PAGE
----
This year, National Journal‘s Women in Washington list focuses on women who exercise powerful influence in five policy areas: energy, health care, technology, defense, and education.
Christine Wormuth, Defense Undersecretary for Policy
Wormuth became the Pentagon’s policy chief only late last month, but her time at the Pentagon dates back to the Clinton administration. She most recently served as the deputy undersecretary for strategy, plans, and force development, and has been a frequent face on the Hill defending the department’s Quadrennial Defense Review — a wide-ranging policy document. She has also held positions outside government, including as a senior fellow at the Center for Strategic and International Studies.
Deborah Lee James, Air Force Secretary
James became the second woman to lead the Air Force when she was sworn in late last year. She returned to the Pentagon — having previously served as an assistant secretary during the Clinton administration — after spending more than a decade in the private sector. So far, the biggest issue she has confronted during her tenure has been allegations of cheating on exams within the nuclear-missile force at Malmstrom Air Force Base in Montana.
Wendy Anderson, Deputy Chief of Staff to the Defense Secretary
Anderson joined Secretary Chuck Hagel’s staff late last year, but the two go all the way back to his days in the Senate — when she was the liaison for Sen. Barbara Mikulski to the Senate Intelligence Committee, on which Hagel served. Before joining Hagel’s Pentagon staff, Anderson was chief of staff for then-Deputy Secretary Ashton Carter. She could soon have a new title: Hagel’s current chief of staff has been tapped to serve as ambassador to South Korea, and Anderson is considered a contender for the job.
Susan Rice (William B. Plowman/NBC/NBC NewsWire)Susan Rice, National Security Adviser to the President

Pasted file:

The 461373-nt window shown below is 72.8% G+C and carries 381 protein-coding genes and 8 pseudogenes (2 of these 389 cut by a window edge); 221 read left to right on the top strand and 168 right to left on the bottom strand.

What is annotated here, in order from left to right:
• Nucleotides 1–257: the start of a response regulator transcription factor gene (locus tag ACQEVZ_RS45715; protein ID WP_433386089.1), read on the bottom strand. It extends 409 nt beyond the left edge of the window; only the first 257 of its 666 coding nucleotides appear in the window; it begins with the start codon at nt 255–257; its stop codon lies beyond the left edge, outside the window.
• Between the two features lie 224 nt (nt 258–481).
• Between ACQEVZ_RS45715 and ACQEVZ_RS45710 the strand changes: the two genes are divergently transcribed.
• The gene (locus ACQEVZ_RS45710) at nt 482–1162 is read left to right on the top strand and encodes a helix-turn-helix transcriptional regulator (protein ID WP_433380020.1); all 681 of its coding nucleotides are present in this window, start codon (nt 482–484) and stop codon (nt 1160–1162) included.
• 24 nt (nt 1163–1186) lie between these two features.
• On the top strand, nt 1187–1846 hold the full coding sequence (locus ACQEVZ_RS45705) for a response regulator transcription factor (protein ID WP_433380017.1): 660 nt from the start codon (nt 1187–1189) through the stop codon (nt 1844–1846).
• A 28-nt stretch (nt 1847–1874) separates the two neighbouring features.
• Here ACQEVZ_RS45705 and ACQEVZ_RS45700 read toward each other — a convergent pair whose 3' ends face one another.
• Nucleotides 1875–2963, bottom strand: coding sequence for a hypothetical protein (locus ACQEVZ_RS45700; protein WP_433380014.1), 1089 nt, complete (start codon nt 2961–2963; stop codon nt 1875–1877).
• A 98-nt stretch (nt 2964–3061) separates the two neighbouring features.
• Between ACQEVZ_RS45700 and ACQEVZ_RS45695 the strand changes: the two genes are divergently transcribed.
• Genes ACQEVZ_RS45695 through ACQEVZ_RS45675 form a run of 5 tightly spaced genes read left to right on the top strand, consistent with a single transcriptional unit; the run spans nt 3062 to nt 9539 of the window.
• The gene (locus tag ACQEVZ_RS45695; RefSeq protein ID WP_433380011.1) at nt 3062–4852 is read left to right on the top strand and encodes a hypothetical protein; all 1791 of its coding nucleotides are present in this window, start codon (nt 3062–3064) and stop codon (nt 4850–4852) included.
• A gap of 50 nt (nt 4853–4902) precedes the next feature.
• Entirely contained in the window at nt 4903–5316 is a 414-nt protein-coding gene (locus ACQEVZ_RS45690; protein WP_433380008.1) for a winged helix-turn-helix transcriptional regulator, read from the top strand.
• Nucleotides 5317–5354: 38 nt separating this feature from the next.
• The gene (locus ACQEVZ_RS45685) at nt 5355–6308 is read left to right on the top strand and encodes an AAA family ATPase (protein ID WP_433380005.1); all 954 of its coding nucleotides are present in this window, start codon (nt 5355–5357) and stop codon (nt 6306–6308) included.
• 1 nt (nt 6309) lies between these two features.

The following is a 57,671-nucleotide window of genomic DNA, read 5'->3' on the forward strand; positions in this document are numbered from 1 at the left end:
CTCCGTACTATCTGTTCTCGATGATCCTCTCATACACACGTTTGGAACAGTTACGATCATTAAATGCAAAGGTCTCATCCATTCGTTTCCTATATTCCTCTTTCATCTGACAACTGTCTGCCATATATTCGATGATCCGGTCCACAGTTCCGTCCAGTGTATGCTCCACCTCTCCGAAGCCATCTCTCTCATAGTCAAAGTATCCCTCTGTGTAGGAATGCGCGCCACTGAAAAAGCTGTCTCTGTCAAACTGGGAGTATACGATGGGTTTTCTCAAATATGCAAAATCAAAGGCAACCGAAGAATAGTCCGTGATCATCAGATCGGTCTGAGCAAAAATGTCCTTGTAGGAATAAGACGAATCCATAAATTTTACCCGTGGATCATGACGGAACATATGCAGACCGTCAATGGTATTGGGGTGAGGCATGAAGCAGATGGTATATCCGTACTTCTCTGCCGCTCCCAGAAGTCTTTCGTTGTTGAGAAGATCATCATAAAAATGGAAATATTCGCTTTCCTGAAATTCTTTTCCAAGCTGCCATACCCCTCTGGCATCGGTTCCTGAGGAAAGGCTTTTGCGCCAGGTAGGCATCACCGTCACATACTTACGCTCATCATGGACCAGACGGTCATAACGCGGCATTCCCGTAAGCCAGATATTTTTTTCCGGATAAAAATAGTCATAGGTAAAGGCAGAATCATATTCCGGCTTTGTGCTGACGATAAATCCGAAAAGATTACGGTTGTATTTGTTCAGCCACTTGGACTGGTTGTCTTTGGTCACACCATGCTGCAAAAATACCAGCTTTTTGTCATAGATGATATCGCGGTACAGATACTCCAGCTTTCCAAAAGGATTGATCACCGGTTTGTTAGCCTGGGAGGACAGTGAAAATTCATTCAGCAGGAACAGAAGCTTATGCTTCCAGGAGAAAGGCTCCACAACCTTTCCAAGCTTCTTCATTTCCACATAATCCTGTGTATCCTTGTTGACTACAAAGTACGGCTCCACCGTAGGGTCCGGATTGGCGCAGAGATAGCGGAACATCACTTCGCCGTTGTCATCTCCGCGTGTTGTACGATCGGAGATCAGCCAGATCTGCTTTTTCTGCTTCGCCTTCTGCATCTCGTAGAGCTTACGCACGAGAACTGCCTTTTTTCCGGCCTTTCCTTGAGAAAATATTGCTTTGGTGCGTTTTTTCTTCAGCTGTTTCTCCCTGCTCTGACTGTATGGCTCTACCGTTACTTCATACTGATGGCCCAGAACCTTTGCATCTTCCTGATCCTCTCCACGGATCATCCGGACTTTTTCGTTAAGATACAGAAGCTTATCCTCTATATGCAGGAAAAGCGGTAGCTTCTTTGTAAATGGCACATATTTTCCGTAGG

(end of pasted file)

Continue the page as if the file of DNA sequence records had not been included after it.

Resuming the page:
Rice is no stranger to the spotlight or to controversy. She recently took digs at Senate Republicans for holding up Obama’s ambassadorial nominees; she received mixed reviews for beating the president to the punch in expressing support for three kidnapped Israeli teens; and she is pushing gay rights as human rights on behalf of the White House. But Rice’s most infamous role in national security was her insistence, as the U.S. representative to the U.N., that the assault on the U.S. Consulate in Benghazi resulted from a protest against an anti-Muslim video rather than a planned terrorist attack.
Wendy Sherman, Undersecretary of State for Political Affairs
Sherman is the State Department’s top nuclear negotiator in talks with Iran. She is also the department’s fourth-ranking official, managing a massive diplomatic portfolio including Africa, East Asia, the Pacific, Europe, Eurasia, the Near East, South and Central Asia, the Western Hemisphere, and international organizations. Sherman previously ran EMILY’s List, which helps elect Democratic women who support abortion rights. She also managed Sen. Barbara Mikulski’s first successful Senate race and served as her chief of staff.
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"American spies collected information last summer revealing that senior Russian intelligence and political officials were discussing how to exert influence over Donald J. Trump through his advisers." The conversations centered around Paul Manafort, who was campaign chairman at the time, and Michael Flynn, former national security adviser and then a close campaign surrogate. Both men have been tied heavily with Russia and Flynn is currently at the center of the FBI investigation into possible collusion between the Trump campaign and Russia.
"Former FBI Director Robert Mueller has been cleared by U.S. Department of Justice ethics experts to oversee an investigation into possible collusion between then-candidate Donald Trump's 2016 election campaign and Russia." Some had speculated that the White House would use "an ethics rule limiting government attorneys from investigating people their former law firm represented" to trip up Mueller's appointment. Jared Kushner is a client of Mueller's firm, WilmerHale. "Although Mueller has now been cleared by the Justice Department, the White House may still use his former law firm's connection to Manafort and Kushner to undermine the findings of his investigation, according to two sources close to the White House."
Senate Intelligence Committee chairman Richard Burr (R-NC) and ranking member Mark Warner (D-VA) will subpoena two businesses owned by former National Security Advisor Michael Flynn. Burr said, "We would like to hear from General Flynn. We'd like to see his documents. We'd like him to tell his story because he publicly said he had a story to tell."